1) I am curious what happens if a referendum passes in Orange and Durham but not Wake, which is entirely possible given the politics of the communities -- even though there has been some reason to worry about Durham given PAC intrigue.

2) Whither the new RTP master plan? The Park does not today have the density to justify transit, but what happens if the master plan creates a massive node of density along the NCRR corridor? Yes, commuter rail would work for that, but it might change the whole plan picture, too.

Lots of questions. And my thanks to Triangle Transit for working to get out the answers. But there are a lot of behind the scenes conversations happening, and there is very real regional politics being played (as I am sure you are aware, but not all readers might be) on just how the transit pie gets divvied up between communities.

Pardon me if I am a little skeptical about a North Raleigh to Cary line getting a head start on Durham-Chapel Hill as being a good thing for the Bull City.

Frank Hyman

@ Saddened Teacher

Wow, I hope some reporter picks up on that bit of news.

Meanwhile, check out this CBS report on public school lunches in France.;contentBody/

Jonathan Parker


Good comments.

On the transit oriented development (TOD) issue, our consultants have revised the land use assessment from the initial draft report. Assessing transit supportive land use is not an entirely clear cut issue, and there are myriad factors that contribute to achieving successful TOD. Our consultants focused primarily on two factors: local govt. regulatory support (existing comprehensive land use plans, zoning), and development potential (amount and possible shape of future development). The estimates from the region's planners have shown that corridors in Wake are projected to have more growth than those in Durham and Orange. While the "bulk" of overall growth may indeed by higher in Wake, which might lead one to believe those corridors would score higher, we did not think adequate consideration had been given to the performance of land use policies in the initial assessment. While the revised report improves in this regard, there will still be a lot more work on transit-supportive land use planning as we move forward.

You can read the executive summary & full "Transitional Analysis" report here:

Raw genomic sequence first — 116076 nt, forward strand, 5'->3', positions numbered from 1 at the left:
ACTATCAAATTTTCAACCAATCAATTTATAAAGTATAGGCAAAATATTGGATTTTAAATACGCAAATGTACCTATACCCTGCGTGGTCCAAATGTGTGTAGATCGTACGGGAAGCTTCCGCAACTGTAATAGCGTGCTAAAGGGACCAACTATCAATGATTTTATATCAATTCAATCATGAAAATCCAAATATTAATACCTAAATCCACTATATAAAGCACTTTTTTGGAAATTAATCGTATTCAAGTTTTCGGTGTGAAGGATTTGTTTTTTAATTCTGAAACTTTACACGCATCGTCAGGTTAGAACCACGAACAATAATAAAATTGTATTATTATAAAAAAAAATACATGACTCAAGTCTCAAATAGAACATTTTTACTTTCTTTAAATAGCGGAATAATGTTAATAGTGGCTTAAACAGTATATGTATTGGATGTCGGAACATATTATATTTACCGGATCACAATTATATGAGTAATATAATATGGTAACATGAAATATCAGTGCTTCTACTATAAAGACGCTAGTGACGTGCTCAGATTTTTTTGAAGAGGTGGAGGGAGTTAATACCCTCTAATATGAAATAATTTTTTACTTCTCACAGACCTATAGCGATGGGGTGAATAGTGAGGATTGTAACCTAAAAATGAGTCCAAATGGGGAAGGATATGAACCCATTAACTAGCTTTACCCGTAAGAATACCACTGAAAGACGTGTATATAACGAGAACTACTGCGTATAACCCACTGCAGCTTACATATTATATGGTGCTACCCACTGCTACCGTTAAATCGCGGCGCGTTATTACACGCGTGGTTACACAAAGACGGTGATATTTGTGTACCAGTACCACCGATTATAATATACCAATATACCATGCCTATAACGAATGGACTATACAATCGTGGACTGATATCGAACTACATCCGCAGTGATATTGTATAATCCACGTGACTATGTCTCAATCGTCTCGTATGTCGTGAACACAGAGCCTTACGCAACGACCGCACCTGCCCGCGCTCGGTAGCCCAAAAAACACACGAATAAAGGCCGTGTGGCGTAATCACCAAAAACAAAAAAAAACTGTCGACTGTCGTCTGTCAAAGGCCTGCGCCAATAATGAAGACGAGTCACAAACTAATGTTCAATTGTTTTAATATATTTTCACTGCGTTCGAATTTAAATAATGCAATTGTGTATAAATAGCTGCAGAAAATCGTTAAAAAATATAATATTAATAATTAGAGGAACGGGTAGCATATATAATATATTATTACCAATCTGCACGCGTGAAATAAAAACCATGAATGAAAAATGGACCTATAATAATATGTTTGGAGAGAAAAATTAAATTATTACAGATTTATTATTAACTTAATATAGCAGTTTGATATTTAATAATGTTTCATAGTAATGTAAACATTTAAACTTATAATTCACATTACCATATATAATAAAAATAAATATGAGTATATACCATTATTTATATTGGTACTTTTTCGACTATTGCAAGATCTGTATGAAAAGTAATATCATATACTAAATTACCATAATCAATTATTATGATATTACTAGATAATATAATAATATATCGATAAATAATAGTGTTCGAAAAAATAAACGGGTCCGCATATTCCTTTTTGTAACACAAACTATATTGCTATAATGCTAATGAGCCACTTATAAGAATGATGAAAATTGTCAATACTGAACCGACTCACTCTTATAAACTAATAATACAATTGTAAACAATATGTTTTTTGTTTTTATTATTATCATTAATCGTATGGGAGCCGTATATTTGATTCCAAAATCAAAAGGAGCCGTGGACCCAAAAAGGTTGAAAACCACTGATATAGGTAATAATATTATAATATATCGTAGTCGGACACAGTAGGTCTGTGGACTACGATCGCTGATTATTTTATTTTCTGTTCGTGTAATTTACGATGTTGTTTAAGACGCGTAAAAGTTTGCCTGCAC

What would happen with a positive Orange & Durham vote, but not in Wake? The transit services in those counties that could be implemented would move forward, and those in Wake that could not, wouldn't. The same would be true in other scenarios. I don't know if this would happen here, but in some regions (Seattle-Tacoma region in 2007 & 2008, for example), a close negative vote (maybe 47-49% positive) has often been followed by a revised plan and positive vote shortly thereafter. Every region and community is unique, and what they found in Seattle was the addition of a highway package to the 2007 transit ballot actually hurt support from the environmental community, especially in more progressive-minded Seattle. The 2008 measure removed the highways, and was successful by a fairly wide margin. Again, I'm not suggesting this would happen here--this is just one possibility given the scenario you described.

Certainly, it will be interesting to follow the RTP's planning process as they move along. However, with regard to transit planning, let's be clear. Clusters of walkable, mixed use, transit-supportive development in RTP would only be *enhanced* by the inclusion of any kind of improved transit service--especially a capital intensive fixed guideway investment, be it commuter rail or something else. However, a more compact, walkable development pattern does not *depend* on this type of service to be successful. We have a number of successful examples in the region that exemplify this to varying degrees: Southern Village, Meadowmont, North Hills, Ninth Street (Station Nine), Davis Park, etc. The key question here is 'how strong is your commitment to supporting compact, walkable, urban development?'

This is an critical point that the region must understand as we redesign our communities, and make tough choices about how we allocate scarce public resources.

As always, we want to hear from the public about how we are doing, so please contact our team at We will be holding a final series of public meetings in the February timeframe that will provide a more focused look at some of the transit investments being planned in the region.